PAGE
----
Charlie Sheen Achieves Undetectable Viral Load With Weekly Injectable HIV Treatment

By Warren Tong


December 7, 2016


Charlie Sheen

Charlie Sheen (Credit: Angela George [CC BY-SA 3.0], via Wikimedia Commons)

Actor Charlie Sheen revealed this month that he has achieved an undetectable viral load by taking PRO 140, an injectable HIV drug that’s currently being studied, according to a report in the Daily Mail.

“It’s impossibly amazing. Personally, I think about how I felt on the day and how I feel today. Wow. Talk about a transformation. One minute you’re on the road to perdition, the next you’re on the road to providence. It’s amazing,” Sheen told The Daily Mail.

PRO 140 is a special antibody that binds to the CCR5 co-receptor on the body’s CD4 cells (the cells that HIV targets and takes over). The CCR5 co-receptor is a site on the surface of CD4 cells that is one of HIV’s main entry points. PRO 140 fights HIV by blocking this entry point and preventing HIV from infecting healthy cells.

Sheen, who disclosed his HIV status in Nov. 2015, started taking PRO 140 as a study participant in a phase-3 clinical trial that is looking into the drug’s safety and effectiveness in humans. In the study, the drug was given without any other HIV antiretroviral drugs to see whether PRO 140 alone was enough to fight HIV and maintain an undetectable viral load. Sheen has been a part of the study for eight months, according to The Daily Mail.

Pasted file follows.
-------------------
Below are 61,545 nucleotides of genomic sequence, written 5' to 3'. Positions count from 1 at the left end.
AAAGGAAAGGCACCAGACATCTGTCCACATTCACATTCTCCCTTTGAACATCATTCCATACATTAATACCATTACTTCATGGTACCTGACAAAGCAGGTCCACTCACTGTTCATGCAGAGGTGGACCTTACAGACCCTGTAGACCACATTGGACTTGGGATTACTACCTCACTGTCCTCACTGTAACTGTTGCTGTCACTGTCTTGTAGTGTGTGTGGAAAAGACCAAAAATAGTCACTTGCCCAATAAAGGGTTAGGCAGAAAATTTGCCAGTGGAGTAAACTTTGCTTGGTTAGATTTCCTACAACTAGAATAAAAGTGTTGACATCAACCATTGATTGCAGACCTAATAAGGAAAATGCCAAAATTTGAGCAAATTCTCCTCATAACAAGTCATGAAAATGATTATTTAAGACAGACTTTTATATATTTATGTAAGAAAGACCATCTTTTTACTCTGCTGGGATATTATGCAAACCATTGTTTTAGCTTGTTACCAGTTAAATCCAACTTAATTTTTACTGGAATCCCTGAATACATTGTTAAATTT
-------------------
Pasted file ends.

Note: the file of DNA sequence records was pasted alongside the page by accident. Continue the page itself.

Last June, PRO 140’s manufacturer, CytoDyn, reported phase-2b study results at the medical conference ASM Microbe 2016 in Boston. The results showed that, out of 15 study participants receiving weekly injections of PRO-140, 10 were able to stay on the treatment and maintain an undetectable viral load for over a year. PRO 140 did not fully suppress HIV in four other participants, while the last participant was able to maintain an undetectable viral load with PRO 140 but subsequently moved.

In terms of safety, the drug was generally well tolerated and there were no serious side effects experienced by the participants. Injection site reactions (pain or discomfort at the part of the body where the drug is injected) were mild and infrequent.

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